Take the 2-minute tour ×
Stack Overflow is a question and answer site for professional and enthusiast programmers. It's 100% free, no registration required.

Has anyone come up with a good way to get emails when commits are pushed to your GitHub repo -- that includes a diff of files changed?

(I know they have an Email Service Hook - but that doesn't include a diff)

Mega bonus points if the diffs are colorized with inline CSS that's viewable in Gmail.

share|improve this question
    
github.com/jtek/git-hook-update-notify-email looks promising, but I'd appreciate any instructions on how to use it –  philfreo Nov 18 '10 at 2:43
    
You can't use git-hook-update-notify-email with github. It runs on your local machine. –  J-16 SDiZ Nov 18 '10 at 7:08
    
Is their email service hook a hardcoded thing, or can you go mess with its source? –  Jefromi Nov 18 '10 at 7:23
    
I can't mess with their email thing, though I can add a Post-Receive URL ( help.github.com/post-receive-hooks ) –  philfreo Nov 18 '10 at 8:15

4 Answers 4

I've written a small WebHook that exactly fills this gap: gitdub. It leverages git-notifier to send one email per commit.

share|improve this answer

You are right, the GitHub Email Service hook doesn't include diff: this is currently a feature request.

J-16 SDIZ is also right, git-hook-update-notify-email would only be executed locally, not on GitHub side.

That doesn't mean said script cannot help: the idea would be to

  • setup a bare repo on your side, cloning the GitHub repo
  • setup a clone of that base repo
  • have a cron job (or Windows task) fetching the GitHub repo every 10 minutes
  • immediately push to the local non-bare repo

In the local non-bare repo, you can:

  • either use a pre-receive hook (which, as described in the Git book, could be use to compute diff between old-rev and new-rev)
  • or use the aforementioned git-hook-update-notify-email

In both cases, that mean setup this kind of service locally, which is not ideal.

share|improve this answer
2  
What about having a server running git-hook-update-notify-email and using a Post-Receive Hook? help.github.com/post-receive-hooks The question is how to set up that exactly, the project isn't very well documented. –  philfreo Nov 18 '10 at 8:17
    
@philfreo: sure, but in both case you need to have that server on your side (which is what I mean by "locally"), not on GitHub side. –  VonC Nov 18 '10 at 8:24
    
Yes I understand. Any idea how that project works / how to set it up? –  philfreo Nov 18 '10 at 19:04
    
@philfreo: sadly no, I have no direct experience with that kind of setup. –  VonC Nov 18 '10 at 19:06
1  
@gcb indeed, now it would be one of the events at developer.github.com/webhooks/#events –  VonC Aug 13 '14 at 17:43

May not be the ideal answer for you but if you set up gitolite on your own server you can setup git-commit-notifer, get beautiful colored diff emails, and have unlimited git accounts since you own the server. I do this, and I have never looked back.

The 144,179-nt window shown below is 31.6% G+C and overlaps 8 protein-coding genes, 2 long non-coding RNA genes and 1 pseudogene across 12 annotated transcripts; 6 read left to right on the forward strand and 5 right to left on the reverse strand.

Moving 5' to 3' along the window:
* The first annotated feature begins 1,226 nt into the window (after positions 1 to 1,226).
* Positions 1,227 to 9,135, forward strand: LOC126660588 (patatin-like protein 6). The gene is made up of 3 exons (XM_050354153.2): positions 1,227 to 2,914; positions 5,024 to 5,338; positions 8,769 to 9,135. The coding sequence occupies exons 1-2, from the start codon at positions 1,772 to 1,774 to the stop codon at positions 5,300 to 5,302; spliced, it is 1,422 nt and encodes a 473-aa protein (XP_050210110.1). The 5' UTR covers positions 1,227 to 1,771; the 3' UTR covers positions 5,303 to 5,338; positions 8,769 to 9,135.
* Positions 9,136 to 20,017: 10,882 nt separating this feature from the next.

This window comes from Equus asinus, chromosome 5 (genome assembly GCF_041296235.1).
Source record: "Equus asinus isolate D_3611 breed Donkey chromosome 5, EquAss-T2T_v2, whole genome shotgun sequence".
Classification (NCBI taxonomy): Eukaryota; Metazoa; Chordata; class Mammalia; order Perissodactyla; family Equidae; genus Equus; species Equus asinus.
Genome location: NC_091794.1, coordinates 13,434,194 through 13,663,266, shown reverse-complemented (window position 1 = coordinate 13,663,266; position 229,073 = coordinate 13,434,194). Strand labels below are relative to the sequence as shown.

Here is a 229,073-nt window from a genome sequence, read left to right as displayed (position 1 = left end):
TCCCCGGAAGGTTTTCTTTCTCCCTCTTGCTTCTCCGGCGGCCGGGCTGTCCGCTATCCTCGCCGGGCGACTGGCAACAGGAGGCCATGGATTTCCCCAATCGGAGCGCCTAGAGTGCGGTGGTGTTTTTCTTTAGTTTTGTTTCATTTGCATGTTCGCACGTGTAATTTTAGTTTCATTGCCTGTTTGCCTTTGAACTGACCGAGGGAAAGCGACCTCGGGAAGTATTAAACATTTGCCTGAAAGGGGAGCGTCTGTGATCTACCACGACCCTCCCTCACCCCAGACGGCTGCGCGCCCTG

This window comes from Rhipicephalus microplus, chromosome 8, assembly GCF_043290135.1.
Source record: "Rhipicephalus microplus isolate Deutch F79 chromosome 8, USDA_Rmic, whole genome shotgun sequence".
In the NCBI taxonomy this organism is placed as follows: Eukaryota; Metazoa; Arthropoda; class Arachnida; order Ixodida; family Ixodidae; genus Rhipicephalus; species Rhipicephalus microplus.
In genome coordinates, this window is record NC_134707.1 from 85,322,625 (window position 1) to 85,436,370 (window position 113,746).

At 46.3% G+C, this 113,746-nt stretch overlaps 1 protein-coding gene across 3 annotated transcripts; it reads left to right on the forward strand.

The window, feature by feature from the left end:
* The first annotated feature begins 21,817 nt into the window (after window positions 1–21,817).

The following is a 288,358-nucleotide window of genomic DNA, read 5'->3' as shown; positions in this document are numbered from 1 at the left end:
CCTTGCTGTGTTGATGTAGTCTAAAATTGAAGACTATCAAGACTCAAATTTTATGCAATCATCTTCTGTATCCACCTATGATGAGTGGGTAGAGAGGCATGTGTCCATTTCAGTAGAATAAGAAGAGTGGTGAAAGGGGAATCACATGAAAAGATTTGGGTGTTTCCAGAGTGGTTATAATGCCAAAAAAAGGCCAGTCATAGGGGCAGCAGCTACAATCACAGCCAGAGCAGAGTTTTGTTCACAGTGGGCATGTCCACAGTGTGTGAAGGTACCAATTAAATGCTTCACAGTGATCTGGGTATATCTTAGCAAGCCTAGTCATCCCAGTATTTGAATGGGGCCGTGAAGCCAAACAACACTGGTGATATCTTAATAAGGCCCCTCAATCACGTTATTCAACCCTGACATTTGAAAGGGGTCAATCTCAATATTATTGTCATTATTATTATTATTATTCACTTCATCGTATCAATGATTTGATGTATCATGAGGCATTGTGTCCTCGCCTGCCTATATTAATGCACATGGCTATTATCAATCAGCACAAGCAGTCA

Don't have a server? You can get a micro Amazon EC2 instance for dirt cheap ($15 a month). We have up to 12 developers and 10 git repos and it all works great on a micro instance.

share|improve this answer

The way of doing this is by adding a notification hook script which posts data to your system, with each commit that has been pushed to github.

E.g.: the payload consists of each commits applied, each having an id:

{
  :before     => before,

  :after      => after,

  :ref        => ref,

  :commits    => [{

    :id        => commit.id, <--- here
[...]

Second step is to make your script trigger a call to github, using github API, that fetches each commit included in the payload. The response includes a diff for each file, which then you can email to your developers.

E.g.: http://developer.github.com/v3/repos/commits/#get-a-single-commit

GET /repos/:owner/:repo/commits/:sha

:sha is the id of the commit you are getting the code for, and the response looks like this:

[...]

 "files": [

    {
      "filename": "file1.txt",
      "additions": 10,
      "deletions": 2,
      "changes": 12,
      "status": "modified",
      "raw_url": "https://github.com/octocat/Hello-World/raw/7ca483543807a51b6079e54ac4cc392bc29ae284/file1.txt",
      "blob_url": "https://github.com/octocat/Hello-World/blob/7ca483543807a51b6079e54ac4cc392bc29ae284/file1.txt",
      "patch": "@@ -29,7 +29,7 @@\n....." <---- HERE
    } 
[...]

Hope this helps. Please ask if you need more details about how to do it.

share|improve this answer
    
I made userscripts.org/scripts/show/186038 based on this answer. –  Ebrahim Byagowi Dec 12 '13 at 23:01

Your Answer

 
discard

By posting your answer, you agree to the privacy policy and terms of service.

Not the answer you're looking for? Browse other questions tagged or ask your own question.